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Carlinville, Illinois

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If you drive southbound on Illinois I-55 headed toward St. Louis and there are very dark clouds ahead of you at 3:30 pm and purple is apparent on your radar, it’s best to avoid it and to turn on the 108 and head west toward Carlinville.  Perhaps there are other options but this was one of my last.  But you find the most beautiful little towns on spontaneous drives.  

Macoupin County Courthouse is what you see in the image in this post.  Records show that Abraham Lincoln represented many of his clients on this property in the courthouse but not in this actual building.  Over time, a larger courthouse was needed thus resulting in The Million Dollar Courthouse.   When there is money involved in costly endeavors such as this there is no doubt going to be rumors of misappropriations, scandal, and so on.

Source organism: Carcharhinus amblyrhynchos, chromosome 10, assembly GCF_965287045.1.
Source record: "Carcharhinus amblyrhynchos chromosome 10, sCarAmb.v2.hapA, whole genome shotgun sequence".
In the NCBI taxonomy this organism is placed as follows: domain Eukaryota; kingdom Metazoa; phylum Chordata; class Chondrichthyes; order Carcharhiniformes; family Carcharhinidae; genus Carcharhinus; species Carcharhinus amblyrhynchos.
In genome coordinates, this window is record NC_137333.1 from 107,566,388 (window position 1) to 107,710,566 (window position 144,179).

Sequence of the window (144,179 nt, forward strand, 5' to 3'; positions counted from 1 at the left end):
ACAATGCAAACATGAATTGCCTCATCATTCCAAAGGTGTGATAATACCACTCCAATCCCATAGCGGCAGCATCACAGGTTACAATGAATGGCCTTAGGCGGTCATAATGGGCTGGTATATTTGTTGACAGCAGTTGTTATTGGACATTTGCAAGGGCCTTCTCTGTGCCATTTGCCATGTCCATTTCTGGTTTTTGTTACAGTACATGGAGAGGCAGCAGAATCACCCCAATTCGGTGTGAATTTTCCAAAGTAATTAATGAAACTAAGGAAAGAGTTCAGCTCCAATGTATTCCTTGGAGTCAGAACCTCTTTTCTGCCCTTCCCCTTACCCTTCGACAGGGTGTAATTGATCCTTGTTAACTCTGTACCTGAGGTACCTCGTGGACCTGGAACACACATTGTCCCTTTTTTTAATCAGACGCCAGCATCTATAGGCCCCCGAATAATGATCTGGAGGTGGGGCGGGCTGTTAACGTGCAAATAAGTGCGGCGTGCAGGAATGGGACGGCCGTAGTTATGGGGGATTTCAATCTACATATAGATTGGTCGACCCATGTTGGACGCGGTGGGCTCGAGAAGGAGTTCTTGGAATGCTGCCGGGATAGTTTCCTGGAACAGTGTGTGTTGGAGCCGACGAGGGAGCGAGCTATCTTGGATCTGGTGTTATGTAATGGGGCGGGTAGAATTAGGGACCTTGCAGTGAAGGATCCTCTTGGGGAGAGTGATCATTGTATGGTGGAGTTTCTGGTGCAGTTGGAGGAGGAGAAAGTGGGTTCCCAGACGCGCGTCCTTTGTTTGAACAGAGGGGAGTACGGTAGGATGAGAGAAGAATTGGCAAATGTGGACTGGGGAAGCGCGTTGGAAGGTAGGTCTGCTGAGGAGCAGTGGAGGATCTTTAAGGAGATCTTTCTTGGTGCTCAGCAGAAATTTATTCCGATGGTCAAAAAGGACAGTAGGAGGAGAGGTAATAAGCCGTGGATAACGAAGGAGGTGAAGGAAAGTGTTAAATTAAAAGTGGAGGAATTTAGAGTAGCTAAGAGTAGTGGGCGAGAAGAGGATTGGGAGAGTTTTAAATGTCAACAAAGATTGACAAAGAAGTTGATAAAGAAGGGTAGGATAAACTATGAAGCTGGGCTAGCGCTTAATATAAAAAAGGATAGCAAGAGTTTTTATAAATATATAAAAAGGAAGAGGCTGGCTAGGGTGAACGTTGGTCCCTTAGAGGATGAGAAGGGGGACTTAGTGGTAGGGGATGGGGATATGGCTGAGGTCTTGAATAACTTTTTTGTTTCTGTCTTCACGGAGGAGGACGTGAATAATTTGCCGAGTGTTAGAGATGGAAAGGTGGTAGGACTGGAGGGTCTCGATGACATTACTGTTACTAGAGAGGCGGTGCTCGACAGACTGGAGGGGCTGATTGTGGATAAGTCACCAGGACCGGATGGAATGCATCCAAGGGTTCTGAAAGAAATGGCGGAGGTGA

There is quite a story behind the walls of this gorgeous structure.   A few raindrops felt on my arm when I rolled down the window to capture this image.  I took a sip of sweet tea and turned right onto the square to head out of town. 

Remember, if you’re governor, you can get a town named after you. 

 
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Posted by on February 2, 2014 in Uncategorized

 

Winter Likes and Dislikes

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Many where I live long for the Winter months.  I’m really unsure why.  Perhaps its the enjoyment of being warm and snug inside home with family, the joy of the holidays, comfort food, hot chocolate.  I have no use for Winter but it is inevitable so I make the most of it.   I’ll share my likes and dislikes here.

Dislikes: